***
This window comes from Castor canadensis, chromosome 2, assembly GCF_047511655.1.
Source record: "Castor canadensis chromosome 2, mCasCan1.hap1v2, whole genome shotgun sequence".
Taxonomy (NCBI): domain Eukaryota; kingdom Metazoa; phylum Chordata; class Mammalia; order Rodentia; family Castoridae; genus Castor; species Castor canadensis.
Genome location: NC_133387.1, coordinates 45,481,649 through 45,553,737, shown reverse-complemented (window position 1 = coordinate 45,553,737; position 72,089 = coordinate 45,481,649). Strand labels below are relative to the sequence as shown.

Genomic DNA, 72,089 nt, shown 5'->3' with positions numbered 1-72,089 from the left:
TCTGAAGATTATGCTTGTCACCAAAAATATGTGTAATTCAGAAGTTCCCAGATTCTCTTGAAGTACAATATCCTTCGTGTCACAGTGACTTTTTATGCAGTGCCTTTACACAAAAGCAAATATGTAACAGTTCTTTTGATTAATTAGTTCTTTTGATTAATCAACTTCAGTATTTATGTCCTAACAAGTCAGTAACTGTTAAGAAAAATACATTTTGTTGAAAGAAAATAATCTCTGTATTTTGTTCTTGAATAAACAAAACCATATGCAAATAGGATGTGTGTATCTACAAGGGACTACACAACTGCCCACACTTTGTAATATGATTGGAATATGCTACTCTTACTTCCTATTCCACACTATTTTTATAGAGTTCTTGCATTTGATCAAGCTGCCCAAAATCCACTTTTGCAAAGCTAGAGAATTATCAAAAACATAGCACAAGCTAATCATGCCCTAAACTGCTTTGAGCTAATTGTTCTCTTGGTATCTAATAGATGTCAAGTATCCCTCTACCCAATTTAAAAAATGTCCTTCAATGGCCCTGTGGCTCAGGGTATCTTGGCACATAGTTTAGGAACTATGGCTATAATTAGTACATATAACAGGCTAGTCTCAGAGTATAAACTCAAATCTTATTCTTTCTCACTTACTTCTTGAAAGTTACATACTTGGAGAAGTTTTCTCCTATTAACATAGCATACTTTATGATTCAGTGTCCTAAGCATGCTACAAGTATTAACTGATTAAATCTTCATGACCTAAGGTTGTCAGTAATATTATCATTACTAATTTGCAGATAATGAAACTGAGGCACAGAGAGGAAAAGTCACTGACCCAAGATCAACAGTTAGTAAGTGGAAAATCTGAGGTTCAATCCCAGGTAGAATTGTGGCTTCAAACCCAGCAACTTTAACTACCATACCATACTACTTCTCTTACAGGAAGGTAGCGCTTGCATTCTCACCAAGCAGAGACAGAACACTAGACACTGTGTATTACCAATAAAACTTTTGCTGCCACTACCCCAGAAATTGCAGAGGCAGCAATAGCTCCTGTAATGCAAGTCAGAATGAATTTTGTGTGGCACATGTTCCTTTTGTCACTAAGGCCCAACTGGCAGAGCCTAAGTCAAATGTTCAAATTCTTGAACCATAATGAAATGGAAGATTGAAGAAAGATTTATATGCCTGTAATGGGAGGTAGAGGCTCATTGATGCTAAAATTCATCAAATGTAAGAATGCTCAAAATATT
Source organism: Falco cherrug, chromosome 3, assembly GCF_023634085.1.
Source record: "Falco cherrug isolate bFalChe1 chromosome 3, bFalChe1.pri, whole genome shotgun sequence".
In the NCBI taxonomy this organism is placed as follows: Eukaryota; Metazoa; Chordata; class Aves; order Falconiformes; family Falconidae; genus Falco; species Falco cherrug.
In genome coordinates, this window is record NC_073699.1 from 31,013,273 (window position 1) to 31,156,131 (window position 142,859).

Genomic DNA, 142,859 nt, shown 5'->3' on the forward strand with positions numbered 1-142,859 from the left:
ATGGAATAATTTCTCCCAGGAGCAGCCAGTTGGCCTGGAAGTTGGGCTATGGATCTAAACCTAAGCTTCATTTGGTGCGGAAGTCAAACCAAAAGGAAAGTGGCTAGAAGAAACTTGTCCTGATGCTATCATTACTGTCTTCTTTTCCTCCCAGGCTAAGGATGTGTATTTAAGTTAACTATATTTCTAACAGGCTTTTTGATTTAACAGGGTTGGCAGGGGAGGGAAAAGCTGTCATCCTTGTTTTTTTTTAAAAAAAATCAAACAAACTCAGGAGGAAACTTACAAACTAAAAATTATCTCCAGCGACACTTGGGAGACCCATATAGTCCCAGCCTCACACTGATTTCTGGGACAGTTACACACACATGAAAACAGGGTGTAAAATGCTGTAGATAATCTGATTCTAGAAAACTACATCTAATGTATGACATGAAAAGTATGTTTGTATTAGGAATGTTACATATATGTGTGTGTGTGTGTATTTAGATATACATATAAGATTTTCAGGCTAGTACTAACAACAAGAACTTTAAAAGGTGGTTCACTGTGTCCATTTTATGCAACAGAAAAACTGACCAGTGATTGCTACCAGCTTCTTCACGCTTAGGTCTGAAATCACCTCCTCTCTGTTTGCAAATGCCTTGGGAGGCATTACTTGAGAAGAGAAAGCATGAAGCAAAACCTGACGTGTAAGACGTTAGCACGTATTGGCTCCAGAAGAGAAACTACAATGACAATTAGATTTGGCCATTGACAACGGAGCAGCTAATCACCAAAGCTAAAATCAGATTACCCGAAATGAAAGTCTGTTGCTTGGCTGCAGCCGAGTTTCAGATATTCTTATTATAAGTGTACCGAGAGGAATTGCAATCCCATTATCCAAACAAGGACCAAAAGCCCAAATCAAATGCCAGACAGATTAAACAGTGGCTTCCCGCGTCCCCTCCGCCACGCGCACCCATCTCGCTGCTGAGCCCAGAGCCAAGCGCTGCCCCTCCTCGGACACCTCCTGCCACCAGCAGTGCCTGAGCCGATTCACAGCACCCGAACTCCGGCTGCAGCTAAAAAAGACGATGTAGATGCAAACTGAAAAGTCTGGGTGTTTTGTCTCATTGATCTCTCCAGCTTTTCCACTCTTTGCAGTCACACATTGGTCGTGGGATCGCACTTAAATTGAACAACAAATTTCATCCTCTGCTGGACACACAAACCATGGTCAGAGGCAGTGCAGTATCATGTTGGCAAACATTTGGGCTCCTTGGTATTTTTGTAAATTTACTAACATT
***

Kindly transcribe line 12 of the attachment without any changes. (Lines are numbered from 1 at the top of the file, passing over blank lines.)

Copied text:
ATGGAATAATTTCTCCCAGGAGCAGCCAGTTGGCCTGGAAGTTGGGCTATGGATCTAAACCTAAGCTTCATTTGGTGCGGAAGTCAAACCAAAAGGAAAGTGGCTAGAAGAAACTTGTCCTGATGCTATCATTACTGTCTTCTTTTCCTCCCAGGCTAAGGATGTGTATTTAAGTTAACTATATTTCTAACAGGCTTTTTGATTTAACAGGGTTGGCAGGGGAGGGAAAAGCTGTCATCCTTGTTTTTTTTTAAAAAAAATCAAACAAACTCAGGAGGAAACTTACAAACTAAAAATTATCTCCAGCGACACTTGGGAGACCCATATAGTCCCAGCCTCACACTGATTTCTGGGACAGTTACACACACATGAAAACAGGGTGTAAAATGCTGTAGATAATCTGATTCTAGAAAACTACATCTAATGTATGACATGAAAAGTATGTTTGTATTAGGAATGTTACATATATGTGTGTGTGTGTGTATTTAGATATACATATAAGATTTTCAGGCTAGTACTAACAACAAGAACTTTAAAAGGTGGTTCACTGTGTCCATTTTATGCAACAGAAAAACTGACCAGTGATTGCTACCAGCTTCTTCACGCTTAGGTCTGAAATCACCTCCTCTCTGTTTGCAAATGCCTTGGGAGGCATTACTTGAGAAGAGAAAGCATGAAGCAAAACCTGACGTGTAAGACGTTAGCACGTATTGGCTCCAGAAGAGAAACTACAATGACAATTAGATTTGGCCATTGACAACGGAGCAGCTAATCACCAAAGCTAAAATCAGATTACCCGAAATGAAAGTCTGTTGCTTGGCTGCAGCCGAGTTTCAGATATTCTTATTATAAGTGTACCGAGAGGAATTGCAATCCCATTATCCAAACAAGGACCAAAAGCCCAAATCAAATGCCAGACAGATTAAACAGTGGCTTCCCGCGTCCCCTCCGCCACGCGCACCCATCTCGCTGCTGAGCCCAGAGCCAAGCGCTGCCCCTCCTCGGACACCTCCTGCCACCAGCAGTGCCTGAGCCGATTCACAGCACCCGAACTCCGGCTGCAGCTAAAAAAGACGATGTAGATGCAAACTGAAAAGTCTGGGTGTTTTGTCTCATTGATCTCTCCAGCTTTTCCACTCTTTGCAGTCACACATTGGTCGTGGGATCGCACTTAAATTGAACAACAAATTTCATCCTCTGCTGGACACACAAACCATGGTCAGAGGCAGTGCAGTATCATGTTGGCAAACATTTGGGCTCCTTGGTATTTTTGTAAATTTACTAACATT